Mysterious Mono Lake

Mono Lake is unique, it's over 700,000 years old and one of the oldest continuously existing lakes on the continent. Fed by huge glaciers back during the last Ice Age, Mono Lake was once 60 times larger than the 66 square miles it covers today. Mono Lake is naturally salty and alkaline because it has no outlet. The only way water leaves is via evaporation. Mono Lake is a geologist's paradise, ringed by volcanoes. Two of the islands on the lake are volcanic domes. Perhaps the most intriguing phenomena are the tufa towers visible along much of the shoreline. Tufa are made from calcium carbonate which makes its way into the lake from underground springs. Declining lake levels have exposed the tufa towers we see today. Some of these tufa towers are up to 30 feet high. Upon first glance, it would seem that Mono Lake is lifeless. Far from it, Mono supports a simple but amazingly productive food chain.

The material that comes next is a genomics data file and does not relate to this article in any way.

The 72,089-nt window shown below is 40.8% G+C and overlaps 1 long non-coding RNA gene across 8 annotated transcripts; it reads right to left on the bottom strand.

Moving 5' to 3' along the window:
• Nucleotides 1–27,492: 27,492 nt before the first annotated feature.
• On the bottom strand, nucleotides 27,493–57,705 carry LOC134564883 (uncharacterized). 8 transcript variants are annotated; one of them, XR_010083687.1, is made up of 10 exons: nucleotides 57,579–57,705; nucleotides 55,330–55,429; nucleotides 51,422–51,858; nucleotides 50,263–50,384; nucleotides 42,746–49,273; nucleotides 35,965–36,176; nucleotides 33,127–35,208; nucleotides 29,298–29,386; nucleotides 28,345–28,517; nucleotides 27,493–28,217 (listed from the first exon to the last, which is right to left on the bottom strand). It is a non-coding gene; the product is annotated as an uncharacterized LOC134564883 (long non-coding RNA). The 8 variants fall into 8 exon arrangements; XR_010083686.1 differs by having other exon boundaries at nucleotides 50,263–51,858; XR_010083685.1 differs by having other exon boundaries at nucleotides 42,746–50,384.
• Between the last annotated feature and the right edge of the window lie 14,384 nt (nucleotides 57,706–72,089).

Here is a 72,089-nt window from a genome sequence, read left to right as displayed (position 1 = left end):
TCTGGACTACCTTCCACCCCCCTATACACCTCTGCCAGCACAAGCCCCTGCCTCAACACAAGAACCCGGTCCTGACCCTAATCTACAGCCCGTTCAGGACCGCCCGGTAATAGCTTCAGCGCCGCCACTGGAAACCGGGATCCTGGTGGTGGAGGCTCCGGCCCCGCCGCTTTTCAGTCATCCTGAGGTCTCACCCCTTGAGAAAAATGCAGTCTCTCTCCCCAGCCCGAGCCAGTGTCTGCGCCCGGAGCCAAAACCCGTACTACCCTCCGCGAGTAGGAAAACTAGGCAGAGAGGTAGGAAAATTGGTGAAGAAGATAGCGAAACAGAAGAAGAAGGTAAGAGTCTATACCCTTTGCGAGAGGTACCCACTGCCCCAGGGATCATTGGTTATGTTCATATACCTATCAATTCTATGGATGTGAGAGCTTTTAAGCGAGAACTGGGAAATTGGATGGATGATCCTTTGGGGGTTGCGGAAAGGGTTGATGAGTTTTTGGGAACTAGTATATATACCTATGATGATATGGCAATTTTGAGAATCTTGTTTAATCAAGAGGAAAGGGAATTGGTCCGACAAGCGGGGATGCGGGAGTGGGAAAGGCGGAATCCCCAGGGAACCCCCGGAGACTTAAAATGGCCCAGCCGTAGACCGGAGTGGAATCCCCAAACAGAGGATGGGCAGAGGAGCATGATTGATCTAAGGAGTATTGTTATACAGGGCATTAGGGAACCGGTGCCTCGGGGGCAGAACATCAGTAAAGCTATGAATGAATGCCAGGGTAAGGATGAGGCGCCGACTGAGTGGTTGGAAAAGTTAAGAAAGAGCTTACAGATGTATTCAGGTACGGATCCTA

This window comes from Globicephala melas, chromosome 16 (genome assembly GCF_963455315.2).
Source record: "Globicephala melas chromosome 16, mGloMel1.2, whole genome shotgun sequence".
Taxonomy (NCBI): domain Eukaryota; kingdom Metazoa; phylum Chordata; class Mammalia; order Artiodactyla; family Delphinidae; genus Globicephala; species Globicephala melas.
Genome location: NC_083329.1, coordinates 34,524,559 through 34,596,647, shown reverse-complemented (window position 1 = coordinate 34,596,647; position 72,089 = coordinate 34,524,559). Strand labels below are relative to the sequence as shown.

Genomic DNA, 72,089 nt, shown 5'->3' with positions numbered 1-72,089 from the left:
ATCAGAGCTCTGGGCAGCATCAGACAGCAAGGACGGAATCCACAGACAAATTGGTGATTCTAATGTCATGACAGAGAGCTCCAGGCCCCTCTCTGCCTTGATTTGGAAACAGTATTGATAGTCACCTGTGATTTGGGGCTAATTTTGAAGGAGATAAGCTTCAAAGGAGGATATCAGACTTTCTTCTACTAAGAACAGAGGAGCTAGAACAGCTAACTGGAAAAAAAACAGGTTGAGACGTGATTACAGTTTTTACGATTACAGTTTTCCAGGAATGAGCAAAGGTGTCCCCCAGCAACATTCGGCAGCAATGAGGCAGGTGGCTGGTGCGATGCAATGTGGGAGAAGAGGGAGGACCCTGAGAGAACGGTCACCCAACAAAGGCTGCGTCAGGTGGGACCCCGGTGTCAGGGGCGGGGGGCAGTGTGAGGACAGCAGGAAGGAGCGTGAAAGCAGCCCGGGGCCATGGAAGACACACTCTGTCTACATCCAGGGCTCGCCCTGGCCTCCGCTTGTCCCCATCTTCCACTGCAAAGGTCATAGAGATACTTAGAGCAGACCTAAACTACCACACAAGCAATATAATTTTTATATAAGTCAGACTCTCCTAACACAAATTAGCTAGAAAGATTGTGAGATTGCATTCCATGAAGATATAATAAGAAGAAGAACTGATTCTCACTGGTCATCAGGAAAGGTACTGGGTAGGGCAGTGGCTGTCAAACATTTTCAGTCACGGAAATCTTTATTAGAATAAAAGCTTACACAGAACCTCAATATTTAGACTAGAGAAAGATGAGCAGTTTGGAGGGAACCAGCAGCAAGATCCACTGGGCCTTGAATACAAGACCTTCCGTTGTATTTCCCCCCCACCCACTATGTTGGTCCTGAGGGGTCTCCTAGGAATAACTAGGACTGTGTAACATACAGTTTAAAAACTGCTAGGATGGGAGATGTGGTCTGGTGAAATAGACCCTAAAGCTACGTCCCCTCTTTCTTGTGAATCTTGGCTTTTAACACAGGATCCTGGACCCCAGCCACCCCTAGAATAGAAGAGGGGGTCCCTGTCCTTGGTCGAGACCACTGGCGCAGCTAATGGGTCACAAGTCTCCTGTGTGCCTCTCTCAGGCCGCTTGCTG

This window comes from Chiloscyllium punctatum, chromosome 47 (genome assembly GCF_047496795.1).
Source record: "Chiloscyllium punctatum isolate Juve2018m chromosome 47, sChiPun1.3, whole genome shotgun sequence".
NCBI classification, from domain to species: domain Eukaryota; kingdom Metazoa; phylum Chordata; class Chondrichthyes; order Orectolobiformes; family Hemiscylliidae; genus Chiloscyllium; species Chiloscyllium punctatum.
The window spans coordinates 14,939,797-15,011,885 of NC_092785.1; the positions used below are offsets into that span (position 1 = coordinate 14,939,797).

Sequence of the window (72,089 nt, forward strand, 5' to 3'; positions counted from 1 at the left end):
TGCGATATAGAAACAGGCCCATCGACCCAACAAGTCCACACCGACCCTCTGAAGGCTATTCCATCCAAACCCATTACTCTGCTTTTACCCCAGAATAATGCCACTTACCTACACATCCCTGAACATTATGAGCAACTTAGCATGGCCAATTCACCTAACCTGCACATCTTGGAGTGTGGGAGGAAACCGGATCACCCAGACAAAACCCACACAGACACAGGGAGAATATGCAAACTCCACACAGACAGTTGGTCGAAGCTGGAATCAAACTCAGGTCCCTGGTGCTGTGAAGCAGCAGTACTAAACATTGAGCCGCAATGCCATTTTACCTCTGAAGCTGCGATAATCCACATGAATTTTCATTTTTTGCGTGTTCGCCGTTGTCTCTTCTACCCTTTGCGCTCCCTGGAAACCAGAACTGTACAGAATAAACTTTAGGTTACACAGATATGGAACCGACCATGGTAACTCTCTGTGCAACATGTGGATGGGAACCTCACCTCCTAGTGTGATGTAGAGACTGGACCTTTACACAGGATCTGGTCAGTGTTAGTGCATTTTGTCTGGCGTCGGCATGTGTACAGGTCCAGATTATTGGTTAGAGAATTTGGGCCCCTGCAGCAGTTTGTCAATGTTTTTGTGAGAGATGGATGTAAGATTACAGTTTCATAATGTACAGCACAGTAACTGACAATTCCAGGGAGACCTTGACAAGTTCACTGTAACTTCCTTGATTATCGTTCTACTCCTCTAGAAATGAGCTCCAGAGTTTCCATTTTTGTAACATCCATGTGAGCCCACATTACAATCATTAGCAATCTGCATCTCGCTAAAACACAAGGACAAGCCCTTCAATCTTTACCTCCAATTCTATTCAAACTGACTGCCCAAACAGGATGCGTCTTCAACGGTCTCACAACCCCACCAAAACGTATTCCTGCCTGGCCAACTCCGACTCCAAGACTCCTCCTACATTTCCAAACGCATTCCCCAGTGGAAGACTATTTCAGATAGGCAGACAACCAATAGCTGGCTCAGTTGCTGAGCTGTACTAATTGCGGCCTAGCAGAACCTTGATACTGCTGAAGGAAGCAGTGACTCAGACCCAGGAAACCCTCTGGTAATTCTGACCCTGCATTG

The Mono Lake Committee Mono Lake Area Map
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Mono Lake Tufa At the bottom of the chain are algae. The algae serves as food for two other species--brine shrimp and brine flies which, serve as the major food source for millions of water birds. There are at least 80 species of water fowl that call Mono Lake home. Mono Lake and the adjacent basin are open for year-round recreation. Hiking, swimming, bird watching and photography are very popular outdoor activities.